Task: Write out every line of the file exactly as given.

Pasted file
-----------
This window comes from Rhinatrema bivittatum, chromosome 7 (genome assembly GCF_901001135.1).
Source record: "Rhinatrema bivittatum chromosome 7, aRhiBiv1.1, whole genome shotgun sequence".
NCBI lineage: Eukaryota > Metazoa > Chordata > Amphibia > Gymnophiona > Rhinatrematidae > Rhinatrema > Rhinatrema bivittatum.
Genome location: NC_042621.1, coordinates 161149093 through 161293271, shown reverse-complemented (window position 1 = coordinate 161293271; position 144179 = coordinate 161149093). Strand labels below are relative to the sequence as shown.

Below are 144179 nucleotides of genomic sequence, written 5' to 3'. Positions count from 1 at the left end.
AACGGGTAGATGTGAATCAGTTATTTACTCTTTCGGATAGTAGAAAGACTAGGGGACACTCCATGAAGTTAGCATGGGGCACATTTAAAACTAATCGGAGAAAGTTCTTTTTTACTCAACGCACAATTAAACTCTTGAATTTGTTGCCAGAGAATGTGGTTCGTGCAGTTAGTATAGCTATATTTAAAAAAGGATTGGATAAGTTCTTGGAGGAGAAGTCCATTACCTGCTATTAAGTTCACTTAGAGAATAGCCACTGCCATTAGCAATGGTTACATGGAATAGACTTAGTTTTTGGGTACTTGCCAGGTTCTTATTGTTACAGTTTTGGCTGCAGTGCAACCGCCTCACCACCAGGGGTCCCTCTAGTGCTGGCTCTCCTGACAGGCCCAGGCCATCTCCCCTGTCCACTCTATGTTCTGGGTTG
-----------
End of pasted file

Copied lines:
This window comes from Rhinatrema bivittatum, chromosome 7 (genome assembly GCF_901001135.1).
Source record: "Rhinatrema bivittatum chromosome 7, aRhiBiv1.1, whole genome shotgun sequence".
NCBI lineage: Eukaryota > Metazoa > Chordata > Amphibia > Gymnophiona > Rhinatrematidae > Rhinatrema > Rhinatrema bivittatum.
Genome location: NC_042621.1, coordinates 161149093 through 161293271, shown reverse-complemented (window position 1 = coordinate 161293271; position 144179 = coordinate 161149093). Strand labels below are relative to the sequence as shown.

Below are 144179 nucleotides of genomic sequence, written 5' to 3'. Positions count from 1 at the left end.
AACGGGTAGATGTGAATCAGTTATTTACTCTTTCGGATAGTAGAAAGACTAGGGGACACTCCATGAAGTTAGCATGGGGCACATTTAAAACTAATCGGAGAAAGTTCTTTTTTACTCAACGCACAATTAAACTCTTGAATTTGTTGCCAGAGAATGTGGTTCGTGCAGTTAGTATAGCTATATTTAAAAAAGGATTGGATAAGTTCTTGGAGGAGAAGTCCATTACCTGCTATTAAGTTCACTTAGAGAATAGCCACTGCCATTAGCAATGGTTACATGGAATAGACTTAGTTTTTGGGTACTTGCCAGGTTCTTATTGTTACAGTTTTGGCTGCAGTGCAACCGCCTCACCACCAGGGGTCCCTCTAGTGCTGGCTCTCCTGACAGGCCCAGGCCATCTCCCCTGTCCACTCTATGTTCTGGGTTG